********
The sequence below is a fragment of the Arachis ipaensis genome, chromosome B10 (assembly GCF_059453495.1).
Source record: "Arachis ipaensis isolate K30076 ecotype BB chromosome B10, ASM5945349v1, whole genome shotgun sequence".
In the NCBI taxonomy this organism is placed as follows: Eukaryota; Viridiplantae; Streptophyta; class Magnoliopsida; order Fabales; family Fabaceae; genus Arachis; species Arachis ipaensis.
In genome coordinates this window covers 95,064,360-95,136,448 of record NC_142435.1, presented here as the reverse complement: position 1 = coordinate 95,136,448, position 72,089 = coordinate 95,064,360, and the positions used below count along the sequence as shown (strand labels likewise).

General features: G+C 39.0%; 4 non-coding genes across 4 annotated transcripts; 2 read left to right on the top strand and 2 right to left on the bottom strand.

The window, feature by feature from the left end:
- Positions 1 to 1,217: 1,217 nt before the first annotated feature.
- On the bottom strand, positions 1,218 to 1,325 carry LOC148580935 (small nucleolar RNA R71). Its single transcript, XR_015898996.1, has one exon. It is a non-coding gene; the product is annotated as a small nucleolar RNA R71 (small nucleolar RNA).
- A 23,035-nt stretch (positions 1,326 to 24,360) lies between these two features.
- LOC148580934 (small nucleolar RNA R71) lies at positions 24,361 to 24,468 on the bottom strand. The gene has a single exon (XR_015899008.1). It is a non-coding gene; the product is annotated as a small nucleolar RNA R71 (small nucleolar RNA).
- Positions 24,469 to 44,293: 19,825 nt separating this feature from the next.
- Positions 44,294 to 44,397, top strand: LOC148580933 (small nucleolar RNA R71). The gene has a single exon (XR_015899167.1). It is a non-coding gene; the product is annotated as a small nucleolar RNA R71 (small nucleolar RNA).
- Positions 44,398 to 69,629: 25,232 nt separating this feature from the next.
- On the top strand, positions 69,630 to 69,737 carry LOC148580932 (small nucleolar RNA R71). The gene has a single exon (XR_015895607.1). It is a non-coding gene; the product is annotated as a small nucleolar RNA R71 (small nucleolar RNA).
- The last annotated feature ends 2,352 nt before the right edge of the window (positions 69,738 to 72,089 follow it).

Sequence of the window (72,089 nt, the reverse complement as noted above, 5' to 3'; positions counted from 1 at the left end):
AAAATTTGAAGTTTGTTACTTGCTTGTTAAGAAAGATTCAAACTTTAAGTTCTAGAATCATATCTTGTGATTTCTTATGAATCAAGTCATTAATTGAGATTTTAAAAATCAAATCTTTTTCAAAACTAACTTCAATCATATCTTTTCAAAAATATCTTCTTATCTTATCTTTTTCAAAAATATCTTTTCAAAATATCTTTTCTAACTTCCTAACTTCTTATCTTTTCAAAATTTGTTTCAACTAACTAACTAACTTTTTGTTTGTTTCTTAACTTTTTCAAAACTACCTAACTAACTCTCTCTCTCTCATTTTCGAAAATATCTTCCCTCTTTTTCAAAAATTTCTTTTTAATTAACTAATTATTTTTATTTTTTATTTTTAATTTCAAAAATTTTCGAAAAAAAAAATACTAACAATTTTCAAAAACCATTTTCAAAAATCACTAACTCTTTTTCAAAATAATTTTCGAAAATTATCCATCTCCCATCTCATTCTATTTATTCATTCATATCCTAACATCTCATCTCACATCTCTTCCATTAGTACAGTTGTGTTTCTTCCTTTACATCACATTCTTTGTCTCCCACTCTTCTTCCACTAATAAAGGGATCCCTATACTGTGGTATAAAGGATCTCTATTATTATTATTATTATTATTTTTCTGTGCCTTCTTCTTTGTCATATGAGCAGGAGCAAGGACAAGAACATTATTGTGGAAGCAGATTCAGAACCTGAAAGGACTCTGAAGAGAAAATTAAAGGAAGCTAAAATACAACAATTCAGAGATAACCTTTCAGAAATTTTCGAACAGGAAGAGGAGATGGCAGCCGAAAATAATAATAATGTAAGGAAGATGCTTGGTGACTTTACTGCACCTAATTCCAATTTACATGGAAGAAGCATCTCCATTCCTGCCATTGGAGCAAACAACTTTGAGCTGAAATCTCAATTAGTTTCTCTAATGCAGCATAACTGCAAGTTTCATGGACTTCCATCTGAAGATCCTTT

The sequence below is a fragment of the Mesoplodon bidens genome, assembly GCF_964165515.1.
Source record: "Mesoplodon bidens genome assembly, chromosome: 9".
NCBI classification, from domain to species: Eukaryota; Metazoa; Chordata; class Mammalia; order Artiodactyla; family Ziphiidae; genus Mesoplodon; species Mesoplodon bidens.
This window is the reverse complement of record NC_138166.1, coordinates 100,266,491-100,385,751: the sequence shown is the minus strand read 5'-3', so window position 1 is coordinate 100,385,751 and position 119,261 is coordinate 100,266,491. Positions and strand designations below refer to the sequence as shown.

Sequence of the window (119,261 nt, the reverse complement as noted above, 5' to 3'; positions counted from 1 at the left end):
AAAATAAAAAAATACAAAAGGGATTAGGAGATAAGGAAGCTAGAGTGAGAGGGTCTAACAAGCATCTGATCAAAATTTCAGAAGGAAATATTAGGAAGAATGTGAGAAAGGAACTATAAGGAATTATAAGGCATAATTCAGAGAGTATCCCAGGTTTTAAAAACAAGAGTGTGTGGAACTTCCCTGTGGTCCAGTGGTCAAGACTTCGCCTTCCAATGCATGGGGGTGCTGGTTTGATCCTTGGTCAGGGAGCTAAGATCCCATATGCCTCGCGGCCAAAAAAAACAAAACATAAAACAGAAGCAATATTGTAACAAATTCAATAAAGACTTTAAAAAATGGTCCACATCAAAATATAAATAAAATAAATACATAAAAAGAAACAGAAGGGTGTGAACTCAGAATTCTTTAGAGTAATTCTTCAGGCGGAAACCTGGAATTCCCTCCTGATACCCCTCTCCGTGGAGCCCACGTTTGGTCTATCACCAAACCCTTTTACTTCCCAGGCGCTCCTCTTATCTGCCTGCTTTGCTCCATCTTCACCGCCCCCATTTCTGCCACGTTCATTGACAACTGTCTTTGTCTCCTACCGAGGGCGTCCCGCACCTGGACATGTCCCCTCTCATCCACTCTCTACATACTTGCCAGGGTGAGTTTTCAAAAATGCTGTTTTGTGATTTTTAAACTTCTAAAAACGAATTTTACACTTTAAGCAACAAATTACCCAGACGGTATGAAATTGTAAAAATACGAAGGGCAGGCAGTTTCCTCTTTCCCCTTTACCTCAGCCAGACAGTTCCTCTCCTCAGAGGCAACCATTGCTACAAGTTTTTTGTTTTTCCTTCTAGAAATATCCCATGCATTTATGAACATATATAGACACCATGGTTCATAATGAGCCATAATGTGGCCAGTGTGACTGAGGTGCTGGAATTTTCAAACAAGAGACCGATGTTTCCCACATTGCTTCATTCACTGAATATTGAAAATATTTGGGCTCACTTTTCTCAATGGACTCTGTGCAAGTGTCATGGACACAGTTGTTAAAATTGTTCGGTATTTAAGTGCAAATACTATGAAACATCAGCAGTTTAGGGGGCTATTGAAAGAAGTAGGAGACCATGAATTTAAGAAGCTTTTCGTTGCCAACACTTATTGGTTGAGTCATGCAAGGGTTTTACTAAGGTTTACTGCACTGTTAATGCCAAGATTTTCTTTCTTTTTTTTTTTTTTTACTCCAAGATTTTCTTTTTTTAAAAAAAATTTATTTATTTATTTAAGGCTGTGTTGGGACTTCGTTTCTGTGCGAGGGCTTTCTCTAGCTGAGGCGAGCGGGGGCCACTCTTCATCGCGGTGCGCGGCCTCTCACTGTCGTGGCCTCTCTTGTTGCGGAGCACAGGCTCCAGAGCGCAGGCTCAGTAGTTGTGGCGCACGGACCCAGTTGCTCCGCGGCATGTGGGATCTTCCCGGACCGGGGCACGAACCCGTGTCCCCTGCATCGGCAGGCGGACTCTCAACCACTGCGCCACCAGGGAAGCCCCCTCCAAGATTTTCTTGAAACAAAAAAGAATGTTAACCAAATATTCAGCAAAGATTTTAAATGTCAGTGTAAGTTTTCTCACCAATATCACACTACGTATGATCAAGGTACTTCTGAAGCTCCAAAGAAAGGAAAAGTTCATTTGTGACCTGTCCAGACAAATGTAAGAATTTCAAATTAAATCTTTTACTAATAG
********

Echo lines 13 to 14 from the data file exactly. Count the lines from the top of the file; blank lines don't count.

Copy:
- Positions 44,398 to 69,629: 25,232 nt separating this feature from the next.
- On the top strand, positions 69,630 to 69,737 carry LOC148580932 (small nucleolar RNA R71). The gene has a single exon (XR_015895607.1). It is a non-coding gene; the product is annotated as a small nucleolar RNA R71 (small nucleolar RNA).